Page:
Agency managers outline accelerated information security plans

Agency managers outline accelerated information security plans

Federal technology managers have jammed the pedal to the metal on information security. The terrorist events of Sept. 11 have seen to that.

At the Federal Aviation Administration, a plan to create a round-the-clock computer emergency response team has been pushed up to where it is operating now.

'Instead of going 24-7 in nine months, it is 24-7 now,' said Michael F. Brown, director of FAA's Office of Information Systems Security. He spoke this morning at a meeting of the Bethesda, Md., chapter of the Armed Forces Communications and Electronics Association.

FAA, Brown said, would speed up its security research program in conjunction with the Massachusetts Institute of Technology. One technology the cooperative is examining is IP hopping, in which message traffic is continually flipped from one IP address to another to foil hackers. If the technology works, it would resemble the frequency-hopping capabilities of digital radio, Brown said.

At the Treasury Department, chief technology officer Don Hagerling echoed the feelings of many federal managers when he said, 'Friday was our day to grieve. Today is our day of remembrance, when we get back to work, making our systems better, our country better, our lives better.'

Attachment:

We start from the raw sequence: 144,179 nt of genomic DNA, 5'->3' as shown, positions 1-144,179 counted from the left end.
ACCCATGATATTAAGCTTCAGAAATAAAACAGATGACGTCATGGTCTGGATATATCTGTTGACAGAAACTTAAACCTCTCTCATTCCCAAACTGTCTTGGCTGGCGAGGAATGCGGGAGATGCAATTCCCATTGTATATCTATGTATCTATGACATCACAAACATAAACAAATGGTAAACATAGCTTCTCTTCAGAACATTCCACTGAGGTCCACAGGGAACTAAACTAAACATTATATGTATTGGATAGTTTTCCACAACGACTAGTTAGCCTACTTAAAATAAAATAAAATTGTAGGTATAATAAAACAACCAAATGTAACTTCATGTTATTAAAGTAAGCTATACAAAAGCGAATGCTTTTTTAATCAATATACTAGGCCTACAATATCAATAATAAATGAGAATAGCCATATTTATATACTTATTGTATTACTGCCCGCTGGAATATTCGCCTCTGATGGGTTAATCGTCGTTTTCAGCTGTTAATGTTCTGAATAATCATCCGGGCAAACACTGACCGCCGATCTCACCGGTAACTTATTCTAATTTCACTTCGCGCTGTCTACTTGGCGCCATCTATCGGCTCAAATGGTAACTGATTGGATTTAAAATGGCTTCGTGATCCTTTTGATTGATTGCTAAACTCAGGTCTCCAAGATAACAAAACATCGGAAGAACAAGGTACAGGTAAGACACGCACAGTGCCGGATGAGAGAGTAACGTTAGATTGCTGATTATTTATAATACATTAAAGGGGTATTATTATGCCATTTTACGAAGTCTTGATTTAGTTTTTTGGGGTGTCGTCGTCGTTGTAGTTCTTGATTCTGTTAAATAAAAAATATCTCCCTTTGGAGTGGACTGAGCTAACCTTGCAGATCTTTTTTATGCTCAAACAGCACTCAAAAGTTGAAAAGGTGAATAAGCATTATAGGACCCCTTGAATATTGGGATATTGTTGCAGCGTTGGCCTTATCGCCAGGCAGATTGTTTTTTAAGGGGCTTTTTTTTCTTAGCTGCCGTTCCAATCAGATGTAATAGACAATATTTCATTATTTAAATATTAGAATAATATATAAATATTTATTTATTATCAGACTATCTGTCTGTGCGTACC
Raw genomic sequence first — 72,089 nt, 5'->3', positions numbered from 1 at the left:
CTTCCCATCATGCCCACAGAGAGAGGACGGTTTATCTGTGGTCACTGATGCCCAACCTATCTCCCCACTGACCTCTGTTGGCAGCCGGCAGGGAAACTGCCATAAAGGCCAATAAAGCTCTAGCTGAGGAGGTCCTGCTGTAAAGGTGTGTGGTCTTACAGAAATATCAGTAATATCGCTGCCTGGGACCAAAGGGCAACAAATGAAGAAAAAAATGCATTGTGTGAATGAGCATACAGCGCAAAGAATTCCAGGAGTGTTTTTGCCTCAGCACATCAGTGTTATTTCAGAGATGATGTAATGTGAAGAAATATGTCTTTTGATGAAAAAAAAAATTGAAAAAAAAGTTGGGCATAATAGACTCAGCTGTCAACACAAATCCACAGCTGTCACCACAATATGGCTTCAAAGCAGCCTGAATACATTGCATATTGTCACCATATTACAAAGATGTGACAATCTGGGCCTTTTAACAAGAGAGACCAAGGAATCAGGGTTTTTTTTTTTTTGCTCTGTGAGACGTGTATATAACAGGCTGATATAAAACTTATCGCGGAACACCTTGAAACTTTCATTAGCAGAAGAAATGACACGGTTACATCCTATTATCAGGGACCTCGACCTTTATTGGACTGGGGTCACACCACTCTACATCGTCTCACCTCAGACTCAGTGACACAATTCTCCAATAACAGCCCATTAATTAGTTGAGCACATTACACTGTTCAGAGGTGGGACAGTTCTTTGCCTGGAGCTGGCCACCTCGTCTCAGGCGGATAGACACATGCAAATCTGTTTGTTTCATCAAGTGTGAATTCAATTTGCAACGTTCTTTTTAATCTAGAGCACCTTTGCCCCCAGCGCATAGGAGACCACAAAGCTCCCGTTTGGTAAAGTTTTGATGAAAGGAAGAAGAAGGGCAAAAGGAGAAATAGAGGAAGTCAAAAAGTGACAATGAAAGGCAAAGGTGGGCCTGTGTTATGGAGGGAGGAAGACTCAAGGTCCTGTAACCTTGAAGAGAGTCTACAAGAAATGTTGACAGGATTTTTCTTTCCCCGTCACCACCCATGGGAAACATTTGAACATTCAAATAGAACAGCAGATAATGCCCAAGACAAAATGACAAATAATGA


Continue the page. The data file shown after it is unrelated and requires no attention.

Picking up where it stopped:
Hagerling, who took a two-hour leave of absence from Treasury to attend the breakfast so he could speak unofficially, said the department would rush to get Microsoft Windows XP installed throughout. Agencies should dispense with their fear of XP as a new operating system, he said.

'XP is not a new OS. It is a fix of Windows 2000 with its operational and security issues,' Hagerling said. But, he added, because XP is not a trusted OS, Treasury would be using trusted versions of Sun Microsystems Solaris for sensitive applications.

He said Treasury would speed up several security initiatives, including:

  • Replacing its virtual private networks of frame relay over ATM in favor of switched, secure IP nets

  • Requiring tokens for user log-ons and, later, biometric-equipped smart cards

  • Moving of Web sites to virtual machine hosts so hackers can't get to physical servers.

  • Hagerling admonished agencies to not shrink in response to terrorist actions.

    'I don't want those SOBs to win,' he said of terrorists. 'The way they win is if we deny access and shut things down.'


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